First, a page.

Aden Polydoros’s gothic thriller is a tale of love and vengeance set in the Jewish neighborhoods of 1893 Chicago, where the glitz and glamor of the World’s Columbian Exhibition, just around the corner, might as well belong to another world. Alter Rosen is still grieving his father’s death on their ocean passage from Europe as he works to earn money for tickets to bring over the rest of his family. He wants to keep out of trouble, but when his mysterious roommate, Yakov, turns up murdered, Alter becomes possessed by his dybbuk and must reconnect with Frankie, a friend from the past, in order to solve the murder before Yakov’s need for revenge burns his soul from the inside out.
Each of the three young men at the center of the novel, Alter, Yakov, and Frankie, is hiding secrets from his past. Alter is traumatized over his father’s death and burial at sea, but also afraid that his desire for other men will be discovered. Frankie takes a different approach to his sexuality, interpreting bits of his traditional Talmudic education in a way that highlights the homoerotic possibility of chavruta study — but despite his confidence, he hides memories of abuse. Yakov’s life and afterlife are both consumed by the need for revenge, the possibility of happiness in his life extinguished in a recurrent image of a field of sunflowers burned to the ground.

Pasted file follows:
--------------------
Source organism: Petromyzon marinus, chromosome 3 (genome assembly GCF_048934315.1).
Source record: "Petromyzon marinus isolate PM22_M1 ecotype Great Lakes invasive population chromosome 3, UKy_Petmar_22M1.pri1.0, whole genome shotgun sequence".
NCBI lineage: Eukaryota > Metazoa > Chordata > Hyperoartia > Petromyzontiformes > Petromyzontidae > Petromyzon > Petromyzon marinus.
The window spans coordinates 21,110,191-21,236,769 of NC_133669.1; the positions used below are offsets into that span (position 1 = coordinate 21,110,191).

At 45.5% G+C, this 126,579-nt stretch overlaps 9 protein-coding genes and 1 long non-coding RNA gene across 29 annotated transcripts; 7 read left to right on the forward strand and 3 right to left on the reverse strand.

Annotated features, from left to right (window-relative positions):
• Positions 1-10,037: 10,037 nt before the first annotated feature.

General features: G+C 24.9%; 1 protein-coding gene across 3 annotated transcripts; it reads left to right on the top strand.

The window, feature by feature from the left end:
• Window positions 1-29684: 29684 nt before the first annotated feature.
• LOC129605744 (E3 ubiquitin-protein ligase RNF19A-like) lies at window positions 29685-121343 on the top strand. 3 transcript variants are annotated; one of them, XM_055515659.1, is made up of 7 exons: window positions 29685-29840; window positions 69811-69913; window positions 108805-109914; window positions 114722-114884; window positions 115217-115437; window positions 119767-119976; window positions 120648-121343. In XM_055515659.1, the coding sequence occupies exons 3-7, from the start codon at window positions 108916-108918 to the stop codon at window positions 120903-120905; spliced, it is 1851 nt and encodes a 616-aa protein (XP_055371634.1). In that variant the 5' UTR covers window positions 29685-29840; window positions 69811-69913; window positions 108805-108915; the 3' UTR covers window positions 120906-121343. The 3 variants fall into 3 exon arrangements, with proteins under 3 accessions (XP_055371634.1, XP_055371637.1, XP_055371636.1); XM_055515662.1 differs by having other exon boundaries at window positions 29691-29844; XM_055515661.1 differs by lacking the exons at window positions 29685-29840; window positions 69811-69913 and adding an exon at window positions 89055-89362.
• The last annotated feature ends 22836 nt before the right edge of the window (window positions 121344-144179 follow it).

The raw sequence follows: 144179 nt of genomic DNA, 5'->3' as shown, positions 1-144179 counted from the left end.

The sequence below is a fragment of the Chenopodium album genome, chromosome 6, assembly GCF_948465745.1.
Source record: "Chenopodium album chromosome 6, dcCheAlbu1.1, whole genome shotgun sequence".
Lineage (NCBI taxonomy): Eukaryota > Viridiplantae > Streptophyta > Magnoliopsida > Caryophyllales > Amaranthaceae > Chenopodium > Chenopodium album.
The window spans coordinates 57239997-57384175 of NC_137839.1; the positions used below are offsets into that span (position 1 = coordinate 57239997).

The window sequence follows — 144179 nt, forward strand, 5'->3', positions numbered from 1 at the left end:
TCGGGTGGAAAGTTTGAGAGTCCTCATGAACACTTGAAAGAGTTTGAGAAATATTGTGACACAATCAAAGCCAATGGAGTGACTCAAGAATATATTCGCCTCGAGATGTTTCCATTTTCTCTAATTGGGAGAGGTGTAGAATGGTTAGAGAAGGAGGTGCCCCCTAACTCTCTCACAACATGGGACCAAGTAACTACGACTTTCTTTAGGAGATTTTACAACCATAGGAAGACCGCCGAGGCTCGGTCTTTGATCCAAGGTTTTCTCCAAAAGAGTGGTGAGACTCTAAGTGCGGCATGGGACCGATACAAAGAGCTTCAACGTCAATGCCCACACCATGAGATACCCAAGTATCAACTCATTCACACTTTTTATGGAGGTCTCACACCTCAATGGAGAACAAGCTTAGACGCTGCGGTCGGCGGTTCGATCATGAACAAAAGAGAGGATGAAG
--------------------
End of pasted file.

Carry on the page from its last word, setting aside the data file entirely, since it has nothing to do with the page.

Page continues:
The City Beautiful stands out as a contribution to Jewish fantasy, a growing but still fairly small genre in children’s literature (forthcoming releases by Rebecca Podos and others promise to expand it further). It is exciting to see a story that draws from the deep well of Jewish folklore for a dark, supernatural twist on the historical mystery plot. The main cast represents a spectrum of observance that is tied to both how long they have been in America and to their geographic origins in Eastern Europe. Alter is one of few young adult protagonists to wear tzitzit, while Frankie is described as a Litvak whose Yeshiva education was of a more “modern” type, and he is more willing to assimilate in certain ways than Alter.
By affirming both the validity of Alter’s Jewish observance and the life-affirming possibility of queer self-acceptance, Polydoros has rejected the assumption that “traditional” or observant religion need to be queer-exclusive. This an incredibly gratifying statement for the queer reader who finds solace, as Alter does, in traditional ritual. It is especially pleasing to see in literature for teens, who may struggle to reconcile the expectations of queer non-religious and straight religious community members. Setting such a story in the 1890s, additionally, illuminates the truth that there have always been queer individuals in our communities, and gay characters have a place in the immigrant fairy-tale that is so central to American Jewish literature. The combination of all these elements makes The City Beautiful a truly exciting debut.
Sacha Lamb (they/them) is the author of When The Angels Left The Old Country, a National Jewish Book Award finalist, Sydney Taylor Award Winner, and Printz Honor book. Their next novel is expected in fall 2024. Sacha can be found online at sachalamb.wordpress.com.